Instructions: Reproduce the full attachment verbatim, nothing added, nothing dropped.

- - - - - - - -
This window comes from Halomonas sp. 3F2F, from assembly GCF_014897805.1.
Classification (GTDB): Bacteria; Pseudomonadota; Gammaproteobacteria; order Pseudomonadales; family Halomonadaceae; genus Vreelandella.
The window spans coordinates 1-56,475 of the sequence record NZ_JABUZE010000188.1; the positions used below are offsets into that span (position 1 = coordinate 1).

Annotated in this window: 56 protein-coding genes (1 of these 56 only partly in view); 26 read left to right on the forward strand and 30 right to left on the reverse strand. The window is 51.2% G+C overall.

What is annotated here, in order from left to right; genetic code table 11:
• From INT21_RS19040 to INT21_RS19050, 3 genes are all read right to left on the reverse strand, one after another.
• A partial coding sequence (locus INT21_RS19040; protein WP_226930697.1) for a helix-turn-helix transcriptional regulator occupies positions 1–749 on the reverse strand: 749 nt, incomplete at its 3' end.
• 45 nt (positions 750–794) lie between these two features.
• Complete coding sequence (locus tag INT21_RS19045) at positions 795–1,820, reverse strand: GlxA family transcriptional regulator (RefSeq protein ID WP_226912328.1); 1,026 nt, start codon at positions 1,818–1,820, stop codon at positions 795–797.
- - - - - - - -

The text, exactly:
This window comes from Halomonas sp. 3F2F, from assembly GCF_014897805.1.
Classification (GTDB): Bacteria; Pseudomonadota; Gammaproteobacteria; order Pseudomonadales; family Halomonadaceae; genus Vreelandella.
The window spans coordinates 1-56,475 of the sequence record NZ_JABUZE010000188.1; the positions used below are offsets into that span (position 1 = coordinate 1).

Annotated in this window: 56 protein-coding genes (1 of these 56 only partly in view); 26 read left to right on the forward strand and 30 right to left on the reverse strand. The window is 51.2% G+C overall.

What is annotated here, in order from left to right; genetic code table 11:
• From INT21_RS19040 to INT21_RS19050, 3 genes are all read right to left on the reverse strand, one after another.
• A partial coding sequence (locus INT21_RS19040; protein WP_226930697.1) for a helix-turn-helix transcriptional regulator occupies positions 1–749 on the reverse strand: 749 nt, incomplete at its 3' end.
• 45 nt (positions 750–794) lie between these two features.
• Complete coding sequence (locus tag INT21_RS19045) at positions 795–1,820, reverse strand: GlxA family transcriptional regulator (RefSeq protein ID WP_226912328.1); 1,026 nt, start codon at positions 1,818–1,820, stop codon at positions 795–797.